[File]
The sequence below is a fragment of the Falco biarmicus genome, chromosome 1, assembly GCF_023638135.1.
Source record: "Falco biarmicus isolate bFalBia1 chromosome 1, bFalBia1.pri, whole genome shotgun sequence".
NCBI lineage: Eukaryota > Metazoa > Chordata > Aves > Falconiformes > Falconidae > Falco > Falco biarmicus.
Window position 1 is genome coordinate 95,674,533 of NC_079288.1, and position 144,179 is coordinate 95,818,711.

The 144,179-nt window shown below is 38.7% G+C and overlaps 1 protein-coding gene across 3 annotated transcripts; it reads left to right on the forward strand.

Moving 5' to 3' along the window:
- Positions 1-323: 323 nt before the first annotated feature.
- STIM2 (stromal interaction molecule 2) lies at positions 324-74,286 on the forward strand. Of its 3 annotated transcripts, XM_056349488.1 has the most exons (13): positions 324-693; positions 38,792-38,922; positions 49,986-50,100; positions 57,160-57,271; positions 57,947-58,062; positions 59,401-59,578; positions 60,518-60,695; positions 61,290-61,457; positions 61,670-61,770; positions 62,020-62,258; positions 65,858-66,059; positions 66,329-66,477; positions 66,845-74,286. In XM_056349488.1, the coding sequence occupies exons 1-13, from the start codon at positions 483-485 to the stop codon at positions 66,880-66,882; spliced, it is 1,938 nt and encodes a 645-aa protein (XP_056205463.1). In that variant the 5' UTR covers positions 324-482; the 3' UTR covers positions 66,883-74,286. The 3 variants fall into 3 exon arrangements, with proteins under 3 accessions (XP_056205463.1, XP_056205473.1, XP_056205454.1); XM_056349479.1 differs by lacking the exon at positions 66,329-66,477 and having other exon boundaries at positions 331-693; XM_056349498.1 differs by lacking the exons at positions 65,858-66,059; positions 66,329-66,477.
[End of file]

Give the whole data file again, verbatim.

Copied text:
The sequence below is a fragment of the Falco biarmicus genome, chromosome 1, assembly GCF_023638135.1.
Source record: "Falco biarmicus isolate bFalBia1 chromosome 1, bFalBia1.pri, whole genome shotgun sequence".
NCBI lineage: Eukaryota > Metazoa > Chordata > Aves > Falconiformes > Falconidae > Falco > Falco biarmicus.
Window position 1 is genome coordinate 95,674,533 of NC_079288.1, and position 144,179 is coordinate 95,818,711.

The 144,179-nt window shown below is 38.7% G+C and overlaps 1 protein-coding gene across 3 annotated transcripts; it reads left to right on the forward strand.

Moving 5' to 3' along the window:
- Positions 1-323: 323 nt before the first annotated feature.
- STIM2 (stromal interaction molecule 2) lies at positions 324-74,286 on the forward strand. Of its 3 annotated transcripts, XM_056349488.1 has the most exons (13): positions 324-693; positions 38,792-38,922; positions 49,986-50,100; positions 57,160-57,271; positions 57,947-58,062; positions 59,401-59,578; positions 60,518-60,695; positions 61,290-61,457; positions 61,670-61,770; positions 62,020-62,258; positions 65,858-66,059; positions 66,329-66,477; positions 66,845-74,286. In XM_056349488.1, the coding sequence occupies exons 1-13, from the start codon at positions 483-485 to the stop codon at positions 66,880-66,882; spliced, it is 1,938 nt and encodes a 645-aa protein (XP_056205463.1). In that variant the 5' UTR covers positions 324-482; the 3' UTR covers positions 66,883-74,286. The 3 variants fall into 3 exon arrangements, with proteins under 3 accessions (XP_056205463.1, XP_056205473.1, XP_056205454.1); XM_056349479.1 differs by lacking the exon at positions 66,329-66,477 and having other exon boundaries at positions 331-693; XM_056349498.1 differs by lacking the exons at positions 65,858-66,059; positions 66,329-66,477.